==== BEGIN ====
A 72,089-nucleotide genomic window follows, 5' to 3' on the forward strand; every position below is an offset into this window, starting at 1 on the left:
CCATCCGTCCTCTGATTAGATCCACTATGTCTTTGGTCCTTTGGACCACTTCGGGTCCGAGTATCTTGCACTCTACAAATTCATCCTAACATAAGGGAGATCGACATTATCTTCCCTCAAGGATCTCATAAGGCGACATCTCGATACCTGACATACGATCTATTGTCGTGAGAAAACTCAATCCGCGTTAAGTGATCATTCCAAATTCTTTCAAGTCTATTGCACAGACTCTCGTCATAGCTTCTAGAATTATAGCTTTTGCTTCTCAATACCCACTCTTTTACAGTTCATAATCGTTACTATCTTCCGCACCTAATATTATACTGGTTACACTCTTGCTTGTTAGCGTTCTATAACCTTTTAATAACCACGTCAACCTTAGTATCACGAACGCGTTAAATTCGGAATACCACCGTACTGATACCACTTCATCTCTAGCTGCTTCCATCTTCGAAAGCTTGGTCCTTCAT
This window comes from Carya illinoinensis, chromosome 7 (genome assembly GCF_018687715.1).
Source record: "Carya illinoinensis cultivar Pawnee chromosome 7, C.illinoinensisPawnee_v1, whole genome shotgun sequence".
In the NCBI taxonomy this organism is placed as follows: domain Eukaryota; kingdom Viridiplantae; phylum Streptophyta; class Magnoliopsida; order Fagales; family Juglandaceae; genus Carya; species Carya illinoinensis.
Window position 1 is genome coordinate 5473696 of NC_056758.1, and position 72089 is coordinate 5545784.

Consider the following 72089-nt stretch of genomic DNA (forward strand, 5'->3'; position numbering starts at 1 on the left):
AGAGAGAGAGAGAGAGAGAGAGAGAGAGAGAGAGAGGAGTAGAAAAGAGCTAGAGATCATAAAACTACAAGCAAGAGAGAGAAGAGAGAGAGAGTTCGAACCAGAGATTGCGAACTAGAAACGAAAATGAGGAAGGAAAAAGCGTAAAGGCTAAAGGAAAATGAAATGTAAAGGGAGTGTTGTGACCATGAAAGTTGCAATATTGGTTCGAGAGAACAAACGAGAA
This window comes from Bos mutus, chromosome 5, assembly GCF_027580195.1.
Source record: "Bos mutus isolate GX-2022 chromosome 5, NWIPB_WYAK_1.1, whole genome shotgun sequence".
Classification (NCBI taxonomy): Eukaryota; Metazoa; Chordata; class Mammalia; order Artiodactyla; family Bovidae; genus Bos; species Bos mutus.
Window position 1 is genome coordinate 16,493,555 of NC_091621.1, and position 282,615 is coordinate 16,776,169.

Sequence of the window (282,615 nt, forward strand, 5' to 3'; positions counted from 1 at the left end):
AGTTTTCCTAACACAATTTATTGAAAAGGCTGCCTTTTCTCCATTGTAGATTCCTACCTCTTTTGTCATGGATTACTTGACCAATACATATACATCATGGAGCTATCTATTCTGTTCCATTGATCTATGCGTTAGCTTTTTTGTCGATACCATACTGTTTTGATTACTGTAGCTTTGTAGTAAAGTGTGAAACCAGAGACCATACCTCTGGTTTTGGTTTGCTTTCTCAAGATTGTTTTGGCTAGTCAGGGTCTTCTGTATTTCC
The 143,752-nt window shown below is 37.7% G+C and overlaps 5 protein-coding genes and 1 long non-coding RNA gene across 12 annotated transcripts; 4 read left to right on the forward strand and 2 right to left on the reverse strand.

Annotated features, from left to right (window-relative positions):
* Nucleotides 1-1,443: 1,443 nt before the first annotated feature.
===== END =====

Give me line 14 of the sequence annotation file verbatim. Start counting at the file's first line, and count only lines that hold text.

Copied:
AGTTTTCCTAACACAATTTATTGAAAAGGCTGCCTTTTCTCCATTGTAGATTCCTACCTCTTTTGTCATGGATTACTTGACCAATACATATACATCATGGAGCTATCTATTCTGTTCCATTGATCTATGCGTTAGCTTTTTTGTCGATACCATACTGTTTTGATTACTGTAGCTTTGTAGTAAAGTGTGAAACCAGAGACCATACCTCTGGTTTTGGTTTGCTTTCTCAAGATTGTTTTGGCTAGTCAGGGTCTTCTGTATTTCC